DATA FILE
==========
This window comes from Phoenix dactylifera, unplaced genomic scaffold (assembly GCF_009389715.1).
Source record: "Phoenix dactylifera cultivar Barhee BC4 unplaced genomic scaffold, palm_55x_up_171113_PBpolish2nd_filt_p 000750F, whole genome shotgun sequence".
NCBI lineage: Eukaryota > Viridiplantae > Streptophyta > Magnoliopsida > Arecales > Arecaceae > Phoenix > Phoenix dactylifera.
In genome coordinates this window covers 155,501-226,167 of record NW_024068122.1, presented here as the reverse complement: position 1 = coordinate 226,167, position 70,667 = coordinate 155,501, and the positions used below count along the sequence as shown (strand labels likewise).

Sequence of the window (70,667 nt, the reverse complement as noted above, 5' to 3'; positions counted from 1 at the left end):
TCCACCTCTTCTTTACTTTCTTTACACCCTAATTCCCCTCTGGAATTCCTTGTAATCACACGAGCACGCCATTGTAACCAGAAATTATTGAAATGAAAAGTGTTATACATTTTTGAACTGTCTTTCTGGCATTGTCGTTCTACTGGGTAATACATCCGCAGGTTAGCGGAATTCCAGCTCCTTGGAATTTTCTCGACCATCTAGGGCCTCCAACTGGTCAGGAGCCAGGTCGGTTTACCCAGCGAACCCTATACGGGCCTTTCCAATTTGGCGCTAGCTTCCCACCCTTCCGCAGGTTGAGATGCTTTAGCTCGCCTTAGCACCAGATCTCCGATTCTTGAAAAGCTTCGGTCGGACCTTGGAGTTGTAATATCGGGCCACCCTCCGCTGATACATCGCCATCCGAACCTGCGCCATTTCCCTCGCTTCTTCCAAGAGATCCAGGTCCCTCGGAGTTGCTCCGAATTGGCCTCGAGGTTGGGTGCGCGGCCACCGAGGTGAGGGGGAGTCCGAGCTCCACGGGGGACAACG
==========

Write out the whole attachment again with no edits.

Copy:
This window comes from Phoenix dactylifera, unplaced genomic scaffold (assembly GCF_009389715.1).
Source record: "Phoenix dactylifera cultivar Barhee BC4 unplaced genomic scaffold, palm_55x_up_171113_PBpolish2nd_filt_p 000750F, whole genome shotgun sequence".
NCBI lineage: Eukaryota > Viridiplantae > Streptophyta > Magnoliopsida > Arecales > Arecaceae > Phoenix > Phoenix dactylifera.
In genome coordinates this window covers 155,501-226,167 of record NW_024068122.1, presented here as the reverse complement: position 1 = coordinate 226,167, position 70,667 = coordinate 155,501, and the positions used below count along the sequence as shown (strand labels likewise).

Sequence of the window (70,667 nt, the reverse complement as noted above, 5' to 3'; positions counted from 1 at the left end):
TCCACCTCTTCTTTACTTTCTTTACACCCTAATTCCCCTCTGGAATTCCTTGTAATCACACGAGCACGCCATTGTAACCAGAAATTATTGAAATGAAAAGTGTTATACATTTTTGAACTGTCTTTCTGGCATTGTCGTTCTACTGGGTAATACATCCGCAGGTTAGCGGAATTCCAGCTCCTTGGAATTTTCTCGACCATCTAGGGCCTCCAACTGGTCAGGAGCCAGGTCGGTTTACCCAGCGAACCCTATACGGGCCTTTCCAATTTGGCGCTAGCTTCCCACCCTTCCGCAGGTTGAGATGCTTTAGCTCGCCTTAGCACCAGATCTCCGATTCTTGAAAAGCTTCGGTCGGACCTTGGAGTTGTAATATCGGGCCACCCTCCGCTGATACATCGCCATCCGAACCTGCGCCATTTCCCTCGCTTCTTCCAAGAGATCCAGGTCCCTCGGAGTTGCTCCGAATTGGCCTCGAGGTTGGGTGCGCGGCCACCGAGGTGAGGGGGAGTCCGAGCTCCACGGGGGACAACG